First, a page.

Almost all the basins in the South Atlantic appear to contain rift intervals and almost all the rift basins that have been adequately tested in the South Atlantic contain lacustrine petroleum systems. Consequently, rift lacustrine systems are major sources of oil in the South Atlantic (e.g., the Bucomazi in West Africa, the Lagoa Feia in Brazil).
When the two continents were completely separated, a narrow seaway was formed between them with restricted circulation and widespread anoxic conditions. As a result, this seaway was a favorable area for deposition of marine source rocks just above the last of the rift-associated sediments (or the salt if north of the Walvis Ridge – northern Namibian offshore) as the seaway initially flooded onto both continental margins (which were still close together). Although the ages vary from Aptian (about 120 mya) to Albian (about 110 mya) from south to north due to the different times that the seaway opened, these early transgressive sources occur commonly on both sides of the Atlantic, including basins in Namibia, Equatorial Guinea, and Brazil. Their importance to oil generation and accumulation depends in large part on the levels of maturity. In some areas (e.g., the Campos basin), they have not been buried deeply enough to generate oil, while in other areas they are generating oil.
As an open Atlantic Ocean developed, geochemical and geological processes diverged between the African and South American margins. However, in the Cenomanian and Turonian (the "C-T," about 93 mya), due to reasons not fully understood, circulation in most of the South Atlantic periodically became restricted and much of the bottom of the water column became anoxic. During these times, high-quality marine source rocks were deposited regionally across the South Atlantic, from Senegal and Equatorial Brazil down to South Africa. Although the C-T sources in Brazil and West Africa (e.g., Namibia) have very similar properties and generate similar types of oil, their importance to oil accumulations again varies locally with levels of maturity. In addition to the C-T events, oceanic anoxia developed at other times, but these episodes appear to be less conducive to regional source deposition. A new resource study is planned for August, 2012.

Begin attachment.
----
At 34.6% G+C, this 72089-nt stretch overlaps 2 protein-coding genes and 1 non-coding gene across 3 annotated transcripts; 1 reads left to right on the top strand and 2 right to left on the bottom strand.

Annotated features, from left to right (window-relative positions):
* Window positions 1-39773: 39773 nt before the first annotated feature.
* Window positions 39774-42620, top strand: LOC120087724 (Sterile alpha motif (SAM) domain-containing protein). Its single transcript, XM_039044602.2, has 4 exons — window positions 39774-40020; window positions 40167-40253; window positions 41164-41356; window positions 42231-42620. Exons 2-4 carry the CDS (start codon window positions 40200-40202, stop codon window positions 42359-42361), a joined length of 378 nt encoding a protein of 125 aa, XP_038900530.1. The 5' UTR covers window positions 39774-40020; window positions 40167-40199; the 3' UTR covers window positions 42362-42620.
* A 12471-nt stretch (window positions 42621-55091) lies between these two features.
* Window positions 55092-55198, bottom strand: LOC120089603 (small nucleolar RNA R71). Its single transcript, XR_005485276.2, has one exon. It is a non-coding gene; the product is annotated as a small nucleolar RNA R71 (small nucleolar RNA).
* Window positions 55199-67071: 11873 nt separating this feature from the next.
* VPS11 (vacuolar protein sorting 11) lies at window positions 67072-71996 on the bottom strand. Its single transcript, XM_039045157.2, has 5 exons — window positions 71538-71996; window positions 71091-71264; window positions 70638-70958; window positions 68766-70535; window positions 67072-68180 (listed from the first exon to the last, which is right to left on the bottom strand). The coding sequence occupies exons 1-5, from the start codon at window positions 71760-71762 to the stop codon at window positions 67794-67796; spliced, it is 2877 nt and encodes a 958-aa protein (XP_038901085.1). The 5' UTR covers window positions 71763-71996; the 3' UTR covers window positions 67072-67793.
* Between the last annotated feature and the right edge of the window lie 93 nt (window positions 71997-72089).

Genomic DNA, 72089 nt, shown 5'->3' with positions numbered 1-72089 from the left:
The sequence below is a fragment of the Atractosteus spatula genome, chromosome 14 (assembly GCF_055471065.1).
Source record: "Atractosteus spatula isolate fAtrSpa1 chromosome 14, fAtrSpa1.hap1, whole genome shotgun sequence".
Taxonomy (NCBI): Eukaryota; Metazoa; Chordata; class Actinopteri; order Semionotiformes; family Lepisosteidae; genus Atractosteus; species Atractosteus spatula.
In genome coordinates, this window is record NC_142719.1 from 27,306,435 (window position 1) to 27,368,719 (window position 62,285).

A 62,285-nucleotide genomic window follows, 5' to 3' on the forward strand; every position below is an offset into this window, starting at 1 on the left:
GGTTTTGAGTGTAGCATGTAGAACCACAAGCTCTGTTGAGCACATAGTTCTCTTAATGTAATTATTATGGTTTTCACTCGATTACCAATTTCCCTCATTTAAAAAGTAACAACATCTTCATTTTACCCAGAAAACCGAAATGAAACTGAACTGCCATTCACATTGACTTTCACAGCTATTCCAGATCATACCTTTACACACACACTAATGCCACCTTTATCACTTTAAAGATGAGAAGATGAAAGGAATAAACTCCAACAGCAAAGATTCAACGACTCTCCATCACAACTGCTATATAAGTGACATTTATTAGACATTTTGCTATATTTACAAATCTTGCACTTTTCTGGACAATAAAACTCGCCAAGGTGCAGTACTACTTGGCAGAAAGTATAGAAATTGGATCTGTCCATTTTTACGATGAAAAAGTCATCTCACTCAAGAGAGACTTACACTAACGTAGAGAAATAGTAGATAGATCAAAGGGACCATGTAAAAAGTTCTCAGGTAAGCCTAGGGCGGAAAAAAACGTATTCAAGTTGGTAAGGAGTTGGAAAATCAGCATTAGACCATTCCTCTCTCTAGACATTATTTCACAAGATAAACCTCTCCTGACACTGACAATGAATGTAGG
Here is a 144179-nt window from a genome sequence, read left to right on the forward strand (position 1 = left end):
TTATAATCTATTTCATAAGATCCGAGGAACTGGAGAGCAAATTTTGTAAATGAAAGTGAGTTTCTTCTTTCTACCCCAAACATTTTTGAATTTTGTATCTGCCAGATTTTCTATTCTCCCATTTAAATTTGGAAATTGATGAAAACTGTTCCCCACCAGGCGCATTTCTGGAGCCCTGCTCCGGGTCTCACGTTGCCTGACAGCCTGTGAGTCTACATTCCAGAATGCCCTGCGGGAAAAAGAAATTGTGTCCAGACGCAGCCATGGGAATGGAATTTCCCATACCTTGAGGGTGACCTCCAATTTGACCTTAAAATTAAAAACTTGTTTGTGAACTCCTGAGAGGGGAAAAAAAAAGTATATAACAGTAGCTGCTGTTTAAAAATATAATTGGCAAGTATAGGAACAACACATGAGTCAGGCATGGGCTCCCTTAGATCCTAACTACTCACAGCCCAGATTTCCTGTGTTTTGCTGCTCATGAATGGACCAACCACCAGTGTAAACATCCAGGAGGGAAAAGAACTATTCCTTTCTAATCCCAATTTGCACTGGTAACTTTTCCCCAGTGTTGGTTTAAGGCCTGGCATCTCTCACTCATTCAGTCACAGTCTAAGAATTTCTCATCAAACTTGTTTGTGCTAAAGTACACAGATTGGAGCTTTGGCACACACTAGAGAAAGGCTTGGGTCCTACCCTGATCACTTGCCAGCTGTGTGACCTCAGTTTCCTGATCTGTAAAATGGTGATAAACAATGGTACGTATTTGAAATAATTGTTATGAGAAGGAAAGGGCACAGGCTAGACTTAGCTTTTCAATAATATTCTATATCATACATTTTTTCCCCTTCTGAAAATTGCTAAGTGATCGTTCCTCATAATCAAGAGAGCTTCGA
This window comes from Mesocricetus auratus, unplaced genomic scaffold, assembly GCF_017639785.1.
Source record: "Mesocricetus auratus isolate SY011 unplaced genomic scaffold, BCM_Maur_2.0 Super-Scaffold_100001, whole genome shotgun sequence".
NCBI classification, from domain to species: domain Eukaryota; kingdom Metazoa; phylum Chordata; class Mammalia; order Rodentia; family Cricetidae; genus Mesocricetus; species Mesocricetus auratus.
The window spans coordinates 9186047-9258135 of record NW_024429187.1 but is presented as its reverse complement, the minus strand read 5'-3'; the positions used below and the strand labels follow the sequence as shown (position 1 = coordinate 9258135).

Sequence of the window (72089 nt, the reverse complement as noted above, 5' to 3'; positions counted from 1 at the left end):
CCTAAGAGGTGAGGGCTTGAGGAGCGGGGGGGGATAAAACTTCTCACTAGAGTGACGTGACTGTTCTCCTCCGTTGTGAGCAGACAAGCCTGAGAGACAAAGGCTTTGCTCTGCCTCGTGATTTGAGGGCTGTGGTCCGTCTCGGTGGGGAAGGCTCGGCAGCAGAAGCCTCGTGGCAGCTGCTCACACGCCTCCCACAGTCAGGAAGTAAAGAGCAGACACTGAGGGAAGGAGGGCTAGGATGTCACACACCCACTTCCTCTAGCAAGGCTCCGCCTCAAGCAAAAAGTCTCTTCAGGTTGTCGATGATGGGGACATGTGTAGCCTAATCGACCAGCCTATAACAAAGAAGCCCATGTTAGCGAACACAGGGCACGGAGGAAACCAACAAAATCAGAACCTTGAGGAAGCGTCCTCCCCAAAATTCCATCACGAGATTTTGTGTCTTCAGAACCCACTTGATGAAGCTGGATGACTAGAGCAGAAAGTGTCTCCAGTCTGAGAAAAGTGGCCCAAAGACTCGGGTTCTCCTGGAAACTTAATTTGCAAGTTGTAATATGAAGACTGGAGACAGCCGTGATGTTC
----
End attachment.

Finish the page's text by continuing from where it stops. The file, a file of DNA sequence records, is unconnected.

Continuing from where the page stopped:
Offshore: Please explain the general similarities and differences between the South American and West African southern margin basins, such as the Congo and Kuanza basins in Angola and the Orange basin in Namibia.
Peres: While the systems on the two sides are parallel, there are important similarities as well as some significant differences, due to localized conditions. In some areas we can make a direct, one-to-one comparison, while in other areas such comparison would be difficult without an understanding of local influences.
There are a number of examples of the similarities. These include the basin-forming processes and paleo-climates; and comparable petroleum system distributions and properties. The initial rifting of Gondwanaland led to the formation of a series of rift valleys on both sides of the margin. Rift lacustrine sources are common on both margins; the lacustrine sources have similar rock properties demonstrated by the correlations of rift lacustrine oils from Brazil to those in West Africa. The rift lacustrine systems are major sources of oil on both margins – for example, the Bucomazi in West Africa and the Lagoa Feia in Brazil.
A narrow seaway was formed between Africa and South America with restricted circulation and wide spread anoxic conditions depositing marine source rocks on both margins. In the Cenomanian and Turonian, circulation in most of the South Atlantic periodically became restricted and much of the water column became anoxic. During these times, high-quality marine source rocks were deposited regionally across the South Atlantic, from Senegal and Equatorial Brazil down to South Africa.
There are some differences as well. Much of the source in offshore Angola (the Iabe) doesn't have an equivalent in Brazil, making comparison of the Angolan basins to Brazil difficult. Similarly, as noted above, the Bucomazi is more syn-rift than transition to drift. In addition, geothermal gradients in Namibia are much hotter than most of the Brazilian margin. Lastly, much of West Africa has been influenced by uplift and erosion, which is not a significant factor in Brazil.
Offshore: Have HRT studies identified the approximate volume of 7.9 Bboe potential in Namibia, in terms of reserves of all offshore concession areas, through 2D seismic surveys only? What was the role of geochemistry? Is this result so far being confirmed, or do the 3D resources show more detail and reveal more? Do you expect any changes in this first estimate as a result of 3D?
Peres: Yes. HRT O&G identified leads and prospects offshore Namibia with well information and 2D seismic data purchased from Namcor and commercial vendors (who currently have extensive inventories of 2D seismic data in offshore Namibia). The identified leads and prospects were then passed to D&M where their staff confirmed the existence of the features and performed prospect risking and volume assessment. The 7.9 Bboe from the HRT website represents a risk-weighted volume.
The principle role of petroleum geochemistry in identifying and quantifying the petroleum potential is in establishing the oil-prone nature of the area and in validating the charge adequacy of the petroleum systems. In other words, the geochemistry evaluations showed that offshore Namibia was a viable area for oil exploration.
To be specific, the geochemistry evaluations: